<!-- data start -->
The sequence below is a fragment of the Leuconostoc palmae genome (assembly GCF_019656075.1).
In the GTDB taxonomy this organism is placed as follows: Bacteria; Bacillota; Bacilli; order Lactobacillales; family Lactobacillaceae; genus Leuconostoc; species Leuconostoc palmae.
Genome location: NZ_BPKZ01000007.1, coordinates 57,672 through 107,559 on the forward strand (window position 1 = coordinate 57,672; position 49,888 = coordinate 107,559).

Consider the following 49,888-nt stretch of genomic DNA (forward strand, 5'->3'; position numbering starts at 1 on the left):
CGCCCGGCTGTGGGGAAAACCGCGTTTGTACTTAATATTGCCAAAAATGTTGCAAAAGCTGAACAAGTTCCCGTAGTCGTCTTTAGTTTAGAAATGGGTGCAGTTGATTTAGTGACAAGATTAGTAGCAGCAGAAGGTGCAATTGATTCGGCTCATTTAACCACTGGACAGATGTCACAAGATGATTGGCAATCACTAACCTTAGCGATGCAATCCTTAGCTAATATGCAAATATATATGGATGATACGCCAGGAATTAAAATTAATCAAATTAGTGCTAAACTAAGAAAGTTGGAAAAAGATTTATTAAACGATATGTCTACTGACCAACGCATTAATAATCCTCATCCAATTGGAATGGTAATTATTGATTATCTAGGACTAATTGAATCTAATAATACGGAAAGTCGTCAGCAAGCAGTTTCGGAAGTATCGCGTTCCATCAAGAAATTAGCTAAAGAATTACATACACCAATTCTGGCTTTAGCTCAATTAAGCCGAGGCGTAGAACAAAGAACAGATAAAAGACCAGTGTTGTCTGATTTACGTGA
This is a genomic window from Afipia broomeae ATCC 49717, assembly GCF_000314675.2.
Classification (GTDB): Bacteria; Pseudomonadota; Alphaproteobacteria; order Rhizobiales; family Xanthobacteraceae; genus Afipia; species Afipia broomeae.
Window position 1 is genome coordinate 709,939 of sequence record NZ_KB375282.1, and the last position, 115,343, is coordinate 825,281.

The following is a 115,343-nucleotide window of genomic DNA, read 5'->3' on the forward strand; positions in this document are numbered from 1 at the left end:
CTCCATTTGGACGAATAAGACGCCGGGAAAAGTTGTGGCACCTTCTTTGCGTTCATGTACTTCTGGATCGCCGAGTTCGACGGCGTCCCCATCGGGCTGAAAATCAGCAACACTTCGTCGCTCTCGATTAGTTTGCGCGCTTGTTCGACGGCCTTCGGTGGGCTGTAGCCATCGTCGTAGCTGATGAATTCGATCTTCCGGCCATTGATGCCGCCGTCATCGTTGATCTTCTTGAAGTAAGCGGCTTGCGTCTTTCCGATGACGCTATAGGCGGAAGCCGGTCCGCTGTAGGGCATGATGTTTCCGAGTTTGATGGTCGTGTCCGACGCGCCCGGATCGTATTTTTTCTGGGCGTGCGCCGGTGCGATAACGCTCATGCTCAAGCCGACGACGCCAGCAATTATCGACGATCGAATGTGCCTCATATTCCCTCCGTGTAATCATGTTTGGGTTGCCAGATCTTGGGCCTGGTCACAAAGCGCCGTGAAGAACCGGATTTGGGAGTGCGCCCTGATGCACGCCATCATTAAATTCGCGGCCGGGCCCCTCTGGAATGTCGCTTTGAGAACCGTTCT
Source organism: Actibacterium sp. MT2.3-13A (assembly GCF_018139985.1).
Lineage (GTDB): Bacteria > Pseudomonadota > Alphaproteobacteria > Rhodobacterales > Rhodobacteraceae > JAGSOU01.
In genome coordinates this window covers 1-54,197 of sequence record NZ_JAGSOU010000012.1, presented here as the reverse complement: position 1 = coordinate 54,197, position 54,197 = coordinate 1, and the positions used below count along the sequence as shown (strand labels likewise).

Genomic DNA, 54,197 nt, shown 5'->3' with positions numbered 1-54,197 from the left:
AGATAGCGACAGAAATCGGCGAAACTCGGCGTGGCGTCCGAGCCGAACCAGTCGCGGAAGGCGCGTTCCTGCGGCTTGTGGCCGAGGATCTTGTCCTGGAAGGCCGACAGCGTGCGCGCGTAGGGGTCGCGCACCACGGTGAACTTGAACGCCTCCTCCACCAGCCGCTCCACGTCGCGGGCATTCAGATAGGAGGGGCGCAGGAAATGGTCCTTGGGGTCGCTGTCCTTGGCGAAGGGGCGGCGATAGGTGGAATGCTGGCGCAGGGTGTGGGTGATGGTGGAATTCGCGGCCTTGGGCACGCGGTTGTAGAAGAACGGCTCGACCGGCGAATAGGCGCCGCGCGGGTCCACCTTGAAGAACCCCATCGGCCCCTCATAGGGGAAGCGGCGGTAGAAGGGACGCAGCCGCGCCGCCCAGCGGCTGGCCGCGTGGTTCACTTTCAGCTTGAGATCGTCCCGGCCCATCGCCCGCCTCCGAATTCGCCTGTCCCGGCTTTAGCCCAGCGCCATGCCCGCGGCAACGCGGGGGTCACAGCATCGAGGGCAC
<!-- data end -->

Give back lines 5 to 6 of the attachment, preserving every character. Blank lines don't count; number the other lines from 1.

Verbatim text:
CGCCCGGCTGTGGGGAAAACCGCGTTTGTACTTAATATTGCCAAAAATGTTGCAAAAGCTGAACAAGTTCCCGTAGTCGTCTTTAGTTTAGAAATGGGTGCAGTTGATTTAGTGACAAGATTAGTAGCAGCAGAAGGTGCAATTGATTCGGCTCATTTAACCACTGGACAGATGTCACAAGATGATTGGCAATCACTAACCTTAGCGATGCAATCCTTAGCTAATATGCAAATATATATGGATGATACGCCAGGAATTAAAATTAATCAAATTAGTGCTAAACTAAGAAAGTTGGAAAAAGATTTATTAAACGATATGTCTACTGACCAACGCATTAATAATCCTCATCCAATTGGAATGGTAATTATTGATTATCTAGGACTAATTGAATCTAATAATACGGAAAGTCGTCAGCAAGCAGTTTCGGAAGTATCGCGTTCCATCAAGAAATTAGCTAAAGAATTACATACACCAATTCTGGCTTTAGCTCAATTAAGCCGAGGCGTAGAACAAAGAACAGATAAAAGACCAGTGTTGTCTGATTTACGTGA
This is a genomic window from Afipia broomeae ATCC 49717, assembly GCF_000314675.2.